So instead, Pátzcuaro turned to takeout, which now makes up 90 percent of its business. Though it reopened indoor dining in February, Saavedra-Alvarado said she prefers to seat only those with reservations because managing all takeout orders alone is already overwhelming.


Some restaurants in the city now rely solely on takeout and delivery services. Farmstead Table in Newton Centre made the full switch by Christmas due to limited outdoor seating options and waning consumer demand for outdoor dining, combined with customers’ safety concerns about indoor dining.

General manager Ericka Curley said she had felt a sense of “impending doom” in the fall as winter approached. Now, in the midst of the season, she said sales are down about 60 percent. In normal years, it would have dropped around 15 to 20 percent, she said.

“It’s a situation where you feel helpless — you know that your business is going to suffer,” Curley said. “Trying to find creative ways to make sure that you can still maintain a business through that period was what we were rushing to do in a little bit of a panic mode in the fall.”

As part of Farmstead Table’s effort to adapt to these pandemic-era obstacles, it piloted an initiative in December to sell meal kit subscriptions allowing customers to prepare the restaurant’s dishes at home.

After seeing a positive response to the program, Curley said the diner may continue to offer meal kit options even if regular outdoor dining restarts in the spring.

“We have a following who really love our chef,” Curley said. “So to get an opportunity to hear directly from him, these are recipes that they can keep at their house, that if they wanted to make later on, they could do.”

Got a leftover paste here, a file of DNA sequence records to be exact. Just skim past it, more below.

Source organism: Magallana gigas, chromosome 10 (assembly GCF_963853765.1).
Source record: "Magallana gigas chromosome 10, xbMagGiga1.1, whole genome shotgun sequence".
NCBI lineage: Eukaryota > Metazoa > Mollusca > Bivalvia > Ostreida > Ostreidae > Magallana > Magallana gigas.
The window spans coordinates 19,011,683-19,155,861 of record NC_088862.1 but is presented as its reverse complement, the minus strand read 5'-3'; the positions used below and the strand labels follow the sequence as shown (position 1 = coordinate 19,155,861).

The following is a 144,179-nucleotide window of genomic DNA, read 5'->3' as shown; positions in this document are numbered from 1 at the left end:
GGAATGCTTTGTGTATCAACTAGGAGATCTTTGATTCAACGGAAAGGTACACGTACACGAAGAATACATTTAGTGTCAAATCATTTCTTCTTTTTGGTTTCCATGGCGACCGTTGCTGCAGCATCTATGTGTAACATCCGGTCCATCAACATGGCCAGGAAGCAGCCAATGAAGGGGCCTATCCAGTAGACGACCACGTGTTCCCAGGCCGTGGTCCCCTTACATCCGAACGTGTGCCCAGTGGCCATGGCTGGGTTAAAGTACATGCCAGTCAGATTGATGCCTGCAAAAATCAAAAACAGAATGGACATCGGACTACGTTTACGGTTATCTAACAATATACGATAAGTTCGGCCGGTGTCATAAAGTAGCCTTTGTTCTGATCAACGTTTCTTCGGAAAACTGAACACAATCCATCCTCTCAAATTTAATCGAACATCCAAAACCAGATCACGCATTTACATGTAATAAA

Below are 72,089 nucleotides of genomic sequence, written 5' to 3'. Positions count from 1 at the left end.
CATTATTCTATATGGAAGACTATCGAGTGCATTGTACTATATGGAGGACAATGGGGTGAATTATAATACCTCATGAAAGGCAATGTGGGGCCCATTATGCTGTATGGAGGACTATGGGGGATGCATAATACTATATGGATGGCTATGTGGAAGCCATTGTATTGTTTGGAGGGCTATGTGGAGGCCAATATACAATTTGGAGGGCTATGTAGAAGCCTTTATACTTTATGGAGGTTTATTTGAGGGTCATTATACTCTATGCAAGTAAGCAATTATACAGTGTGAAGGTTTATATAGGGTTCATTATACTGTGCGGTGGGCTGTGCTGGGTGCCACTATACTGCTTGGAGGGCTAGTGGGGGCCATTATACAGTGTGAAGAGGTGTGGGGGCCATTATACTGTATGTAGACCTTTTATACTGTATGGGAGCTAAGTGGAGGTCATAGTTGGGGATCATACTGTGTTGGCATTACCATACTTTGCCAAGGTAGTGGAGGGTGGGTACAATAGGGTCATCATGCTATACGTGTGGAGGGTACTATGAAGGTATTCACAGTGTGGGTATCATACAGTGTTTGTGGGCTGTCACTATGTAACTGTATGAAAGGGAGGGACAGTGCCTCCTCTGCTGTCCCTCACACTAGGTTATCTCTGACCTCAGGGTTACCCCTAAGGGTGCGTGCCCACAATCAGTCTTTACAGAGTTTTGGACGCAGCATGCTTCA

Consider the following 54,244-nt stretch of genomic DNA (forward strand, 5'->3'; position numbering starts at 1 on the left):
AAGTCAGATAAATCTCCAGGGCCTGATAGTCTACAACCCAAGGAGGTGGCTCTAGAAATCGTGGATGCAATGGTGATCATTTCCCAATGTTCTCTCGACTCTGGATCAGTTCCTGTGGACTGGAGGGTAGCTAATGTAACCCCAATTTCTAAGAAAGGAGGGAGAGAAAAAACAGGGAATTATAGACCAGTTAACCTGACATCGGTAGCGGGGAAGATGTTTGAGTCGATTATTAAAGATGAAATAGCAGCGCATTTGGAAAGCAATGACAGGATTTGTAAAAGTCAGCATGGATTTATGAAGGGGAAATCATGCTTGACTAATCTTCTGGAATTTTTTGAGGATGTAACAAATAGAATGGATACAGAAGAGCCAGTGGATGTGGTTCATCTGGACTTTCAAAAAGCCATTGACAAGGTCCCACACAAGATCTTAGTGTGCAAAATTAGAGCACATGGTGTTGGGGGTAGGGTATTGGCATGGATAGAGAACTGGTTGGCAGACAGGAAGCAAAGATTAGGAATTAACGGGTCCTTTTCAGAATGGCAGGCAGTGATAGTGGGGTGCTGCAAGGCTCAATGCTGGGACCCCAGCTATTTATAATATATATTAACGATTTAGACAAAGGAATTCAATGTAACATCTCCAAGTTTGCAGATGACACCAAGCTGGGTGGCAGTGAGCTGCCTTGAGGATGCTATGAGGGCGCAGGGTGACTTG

Restaurants in Newton and across the state are currently battling a “three-headed monster,” according to Steve Clark, vice president of Government Affairs for the Massachusetts Restaurant Association. In addition to the freezing temperatures that come with winter, a state-mandated curfew — now lifted — had discouraged people from dining in during evenings, and occupancy limits still restrict the flow of customers.

Clark said the food service industry is in a “dark period” right now, but with injections of government funding, capacity caps relaxing and more individuals receiving the COVID-19 vaccine, restaurants are generally feeling optimistic about the coming months.

Some eateries, however, are hibernating for the winter, and because of financial losses from the past year, they may never reopen. The state may well see another wave of closings, Clark said, but those that have stayed open so far have been generating some business.

“I think the demand is truly there to want to go out. That’s why as soon as we can, I think people will,” Clark said. “Once we get more vaccinations, I think consumer confidence will come back.”

In interviews, restaurant executives said the consistent support of clients has been key to their survival this winter. For a small business like Pátzcuaro, customer loyalty motivates the family to keep pushing forward.

“I know we’re doing something right,” Saavedra-Alvarado said. “This was a dream of my mom’s, so to make it a reality, it’s mind-blowing to us that we can do it.”


Angela Yang can be reached at